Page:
(1) Fujita Health University Second Hospital, Nagoya, Japan
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Contrast-induced acute kidney injury (CIAKI), defined as a serum creatinine (Cr) level of ≥ 25% or ≥ 0.5mg/dL from baseline, is a major complication associated with the administration of iodinated contrast media, and often irreversible declines in the kidney function. CIAKI is the major leading cause of acute kidney injury in hospitalized patients and substantially increases the morbidity and mortality. Although numerous studies have addressed the characteristics of patients at risk, neither precipitating factors regarding procedures or reno-protective agents, reliable biomarkers nor prophylactic strategies for CIAKI have yet been established. Assessing patients at risk and providing the early detection of CIAKI is of utmost clinical relevance. Several papers have been published with respect to plasmatic and urinary biomarkers from this point of view, with the utility of an increased urinary neutrophil gelatinase-associated lipocalin (NGAL) level in the early phase as a powerful independent predictor. As no specific treatment for CIAKI has been established, the management of such patients is focused on the clinical importance of prevention with hydration as the only secured protective agent to date. This review summarizes recent evidence and provides a future perspective for clinicians, concerning the pathophysiology of CIAKI, identification of populations at risk, predictive factors, and treatment based on prophylactic strategies.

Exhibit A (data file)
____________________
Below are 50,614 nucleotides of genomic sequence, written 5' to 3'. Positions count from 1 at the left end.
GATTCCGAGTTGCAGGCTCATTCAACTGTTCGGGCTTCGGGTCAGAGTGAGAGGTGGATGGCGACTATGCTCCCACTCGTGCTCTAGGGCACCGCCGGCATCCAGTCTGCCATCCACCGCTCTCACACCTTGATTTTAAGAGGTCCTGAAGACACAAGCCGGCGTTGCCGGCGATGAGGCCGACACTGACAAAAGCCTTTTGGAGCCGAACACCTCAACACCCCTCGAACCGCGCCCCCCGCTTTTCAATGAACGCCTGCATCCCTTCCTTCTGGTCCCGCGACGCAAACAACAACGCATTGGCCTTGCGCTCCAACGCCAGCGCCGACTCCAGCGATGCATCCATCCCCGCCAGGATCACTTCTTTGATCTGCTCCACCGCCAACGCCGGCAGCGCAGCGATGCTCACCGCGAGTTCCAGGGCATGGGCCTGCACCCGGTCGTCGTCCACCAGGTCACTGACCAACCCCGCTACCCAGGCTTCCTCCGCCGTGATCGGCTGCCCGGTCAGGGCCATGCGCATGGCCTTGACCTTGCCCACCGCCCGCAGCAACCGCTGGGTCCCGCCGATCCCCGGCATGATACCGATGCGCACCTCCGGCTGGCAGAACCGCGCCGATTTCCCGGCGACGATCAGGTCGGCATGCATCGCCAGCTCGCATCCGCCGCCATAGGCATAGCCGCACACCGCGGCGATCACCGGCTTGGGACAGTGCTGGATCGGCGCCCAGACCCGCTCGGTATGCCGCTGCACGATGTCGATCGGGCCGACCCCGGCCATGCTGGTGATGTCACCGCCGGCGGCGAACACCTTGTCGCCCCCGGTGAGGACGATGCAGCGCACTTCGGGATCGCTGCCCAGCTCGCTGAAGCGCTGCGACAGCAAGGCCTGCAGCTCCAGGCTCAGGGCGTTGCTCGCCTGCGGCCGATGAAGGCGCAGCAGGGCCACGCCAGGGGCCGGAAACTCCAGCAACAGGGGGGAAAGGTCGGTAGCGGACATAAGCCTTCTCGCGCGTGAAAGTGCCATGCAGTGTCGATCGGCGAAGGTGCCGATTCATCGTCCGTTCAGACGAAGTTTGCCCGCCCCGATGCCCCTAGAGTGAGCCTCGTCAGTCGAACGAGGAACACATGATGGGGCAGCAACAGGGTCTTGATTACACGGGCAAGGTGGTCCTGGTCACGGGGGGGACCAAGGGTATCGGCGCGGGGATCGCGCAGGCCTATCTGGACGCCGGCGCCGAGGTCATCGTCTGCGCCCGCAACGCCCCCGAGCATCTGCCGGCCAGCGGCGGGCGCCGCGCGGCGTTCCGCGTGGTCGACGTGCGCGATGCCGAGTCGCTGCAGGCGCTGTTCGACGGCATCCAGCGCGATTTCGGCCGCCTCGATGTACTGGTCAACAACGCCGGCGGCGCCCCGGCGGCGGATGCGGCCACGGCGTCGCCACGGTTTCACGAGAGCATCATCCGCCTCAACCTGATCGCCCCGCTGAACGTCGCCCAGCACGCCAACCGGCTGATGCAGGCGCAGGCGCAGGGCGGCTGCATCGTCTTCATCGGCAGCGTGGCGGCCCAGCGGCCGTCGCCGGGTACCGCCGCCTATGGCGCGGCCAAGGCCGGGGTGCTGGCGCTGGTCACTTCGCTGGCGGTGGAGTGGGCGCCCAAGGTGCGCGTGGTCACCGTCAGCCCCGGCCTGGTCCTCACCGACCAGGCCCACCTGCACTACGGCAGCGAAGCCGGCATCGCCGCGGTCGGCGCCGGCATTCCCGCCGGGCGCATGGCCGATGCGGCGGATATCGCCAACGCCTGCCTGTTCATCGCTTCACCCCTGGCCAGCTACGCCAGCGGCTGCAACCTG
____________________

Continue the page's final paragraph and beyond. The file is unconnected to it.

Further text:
The recent studies and reports indicated the utility of the urinary NGAL level as a biomarker of early phase of CIAKI. For the purpose of the prevention of contrast -induced renal impairment, the clinicians should mind the established reno-protective strategies of small volume of contrast media and adequate transfusion, with the usage of a novel biomarker.